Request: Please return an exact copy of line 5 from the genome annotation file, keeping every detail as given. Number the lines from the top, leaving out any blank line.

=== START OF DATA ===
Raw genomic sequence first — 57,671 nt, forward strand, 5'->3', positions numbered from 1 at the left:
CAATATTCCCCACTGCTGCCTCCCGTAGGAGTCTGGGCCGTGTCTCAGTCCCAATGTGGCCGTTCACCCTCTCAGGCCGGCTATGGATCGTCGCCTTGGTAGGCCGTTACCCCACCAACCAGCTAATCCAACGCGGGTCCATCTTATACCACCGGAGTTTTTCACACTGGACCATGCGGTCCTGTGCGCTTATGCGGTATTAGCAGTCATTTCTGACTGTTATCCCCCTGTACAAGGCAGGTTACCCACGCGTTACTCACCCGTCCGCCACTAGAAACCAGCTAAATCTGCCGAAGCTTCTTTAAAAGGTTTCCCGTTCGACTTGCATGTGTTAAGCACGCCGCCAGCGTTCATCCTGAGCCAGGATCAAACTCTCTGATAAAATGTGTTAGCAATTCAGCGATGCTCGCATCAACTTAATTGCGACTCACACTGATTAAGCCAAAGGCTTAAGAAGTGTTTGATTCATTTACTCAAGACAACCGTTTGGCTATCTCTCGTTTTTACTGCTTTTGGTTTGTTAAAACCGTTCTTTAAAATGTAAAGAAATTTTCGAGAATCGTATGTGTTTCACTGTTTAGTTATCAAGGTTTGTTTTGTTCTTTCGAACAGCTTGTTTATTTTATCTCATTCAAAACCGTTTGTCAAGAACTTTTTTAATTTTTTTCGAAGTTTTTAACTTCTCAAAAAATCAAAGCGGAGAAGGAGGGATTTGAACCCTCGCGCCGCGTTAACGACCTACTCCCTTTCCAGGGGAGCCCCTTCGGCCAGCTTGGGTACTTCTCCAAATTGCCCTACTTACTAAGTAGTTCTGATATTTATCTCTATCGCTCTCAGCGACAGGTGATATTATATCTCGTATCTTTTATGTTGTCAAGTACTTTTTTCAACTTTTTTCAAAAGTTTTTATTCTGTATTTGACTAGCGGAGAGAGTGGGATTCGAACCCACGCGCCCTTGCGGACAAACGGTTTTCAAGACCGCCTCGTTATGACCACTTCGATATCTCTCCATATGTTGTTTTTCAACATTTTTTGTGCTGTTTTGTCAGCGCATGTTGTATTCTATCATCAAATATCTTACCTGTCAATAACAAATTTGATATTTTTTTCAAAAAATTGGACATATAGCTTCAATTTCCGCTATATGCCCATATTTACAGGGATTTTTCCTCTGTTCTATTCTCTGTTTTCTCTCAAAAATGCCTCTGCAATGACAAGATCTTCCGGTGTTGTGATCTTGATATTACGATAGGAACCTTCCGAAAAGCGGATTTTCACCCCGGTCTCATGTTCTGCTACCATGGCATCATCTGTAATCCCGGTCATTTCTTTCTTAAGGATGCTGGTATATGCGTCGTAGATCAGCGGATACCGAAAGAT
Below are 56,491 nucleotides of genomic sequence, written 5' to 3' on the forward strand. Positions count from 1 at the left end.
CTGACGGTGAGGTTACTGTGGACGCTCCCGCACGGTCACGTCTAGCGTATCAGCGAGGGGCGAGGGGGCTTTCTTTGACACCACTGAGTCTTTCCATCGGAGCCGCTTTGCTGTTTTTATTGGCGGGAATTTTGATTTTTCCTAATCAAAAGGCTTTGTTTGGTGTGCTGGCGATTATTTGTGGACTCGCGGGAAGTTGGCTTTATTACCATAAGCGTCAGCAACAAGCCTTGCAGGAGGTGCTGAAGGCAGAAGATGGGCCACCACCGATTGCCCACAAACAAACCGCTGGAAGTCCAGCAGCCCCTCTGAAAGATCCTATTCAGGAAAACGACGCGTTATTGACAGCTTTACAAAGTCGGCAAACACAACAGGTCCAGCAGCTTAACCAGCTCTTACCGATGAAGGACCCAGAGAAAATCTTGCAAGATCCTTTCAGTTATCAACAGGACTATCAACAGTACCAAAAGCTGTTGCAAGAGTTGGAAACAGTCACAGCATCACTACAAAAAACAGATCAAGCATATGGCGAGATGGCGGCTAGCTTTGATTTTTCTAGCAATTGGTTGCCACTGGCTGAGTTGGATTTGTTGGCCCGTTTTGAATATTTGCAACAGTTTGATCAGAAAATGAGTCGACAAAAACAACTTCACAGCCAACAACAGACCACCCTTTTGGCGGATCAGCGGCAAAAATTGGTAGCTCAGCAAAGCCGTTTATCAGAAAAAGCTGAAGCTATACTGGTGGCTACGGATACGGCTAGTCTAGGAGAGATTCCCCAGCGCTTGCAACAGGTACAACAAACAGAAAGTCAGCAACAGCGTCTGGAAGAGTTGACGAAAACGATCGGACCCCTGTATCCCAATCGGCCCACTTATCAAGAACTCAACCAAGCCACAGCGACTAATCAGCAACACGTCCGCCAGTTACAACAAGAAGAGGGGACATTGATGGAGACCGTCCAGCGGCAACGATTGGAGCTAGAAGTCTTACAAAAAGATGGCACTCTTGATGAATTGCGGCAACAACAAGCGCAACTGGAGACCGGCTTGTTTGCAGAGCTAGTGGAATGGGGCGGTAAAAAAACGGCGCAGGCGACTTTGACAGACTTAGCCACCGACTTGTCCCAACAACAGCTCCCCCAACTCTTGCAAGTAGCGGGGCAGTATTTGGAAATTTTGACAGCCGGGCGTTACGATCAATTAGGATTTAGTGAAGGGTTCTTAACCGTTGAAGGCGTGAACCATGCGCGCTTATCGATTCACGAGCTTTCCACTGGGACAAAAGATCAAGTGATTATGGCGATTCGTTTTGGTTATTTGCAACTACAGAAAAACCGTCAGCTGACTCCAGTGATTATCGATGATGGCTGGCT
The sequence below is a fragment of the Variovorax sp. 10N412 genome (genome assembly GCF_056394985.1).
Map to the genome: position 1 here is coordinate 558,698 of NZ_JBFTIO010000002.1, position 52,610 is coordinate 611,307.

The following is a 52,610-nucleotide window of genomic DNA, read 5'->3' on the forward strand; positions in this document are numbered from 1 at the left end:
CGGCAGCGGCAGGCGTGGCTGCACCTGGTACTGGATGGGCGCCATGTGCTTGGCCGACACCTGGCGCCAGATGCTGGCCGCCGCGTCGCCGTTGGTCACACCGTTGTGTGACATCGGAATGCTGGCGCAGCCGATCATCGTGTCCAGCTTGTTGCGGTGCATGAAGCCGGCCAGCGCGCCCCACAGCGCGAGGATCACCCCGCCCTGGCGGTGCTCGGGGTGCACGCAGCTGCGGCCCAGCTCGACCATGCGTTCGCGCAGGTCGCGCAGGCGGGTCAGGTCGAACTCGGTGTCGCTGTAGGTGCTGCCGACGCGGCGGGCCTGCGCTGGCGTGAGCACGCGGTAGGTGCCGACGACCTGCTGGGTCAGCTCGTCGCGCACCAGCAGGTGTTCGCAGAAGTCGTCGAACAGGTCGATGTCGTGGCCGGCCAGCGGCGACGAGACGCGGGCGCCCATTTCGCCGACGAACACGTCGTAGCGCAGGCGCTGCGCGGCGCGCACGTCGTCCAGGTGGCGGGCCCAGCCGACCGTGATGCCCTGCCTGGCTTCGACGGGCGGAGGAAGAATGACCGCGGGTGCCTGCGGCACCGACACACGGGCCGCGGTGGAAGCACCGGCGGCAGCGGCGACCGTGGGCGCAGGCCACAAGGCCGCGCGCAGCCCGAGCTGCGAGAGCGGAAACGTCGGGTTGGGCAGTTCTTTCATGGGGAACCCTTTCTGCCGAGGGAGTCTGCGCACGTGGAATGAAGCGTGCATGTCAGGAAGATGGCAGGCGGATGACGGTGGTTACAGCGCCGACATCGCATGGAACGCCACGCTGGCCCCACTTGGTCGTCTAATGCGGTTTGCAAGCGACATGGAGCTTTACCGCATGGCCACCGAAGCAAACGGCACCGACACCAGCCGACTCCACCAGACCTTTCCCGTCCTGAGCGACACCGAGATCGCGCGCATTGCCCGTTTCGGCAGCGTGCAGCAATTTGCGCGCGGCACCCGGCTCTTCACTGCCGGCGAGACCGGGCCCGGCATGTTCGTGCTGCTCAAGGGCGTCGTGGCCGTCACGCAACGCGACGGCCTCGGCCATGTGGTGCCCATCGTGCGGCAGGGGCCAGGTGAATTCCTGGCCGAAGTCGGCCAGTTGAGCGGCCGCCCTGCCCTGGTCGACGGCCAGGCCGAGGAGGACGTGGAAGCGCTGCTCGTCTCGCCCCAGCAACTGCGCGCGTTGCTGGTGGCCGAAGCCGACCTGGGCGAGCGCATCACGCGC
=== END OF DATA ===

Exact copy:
The sequence below is a fragment of the Variovorax sp. 10N412 genome (genome assembly GCF_056394985.1).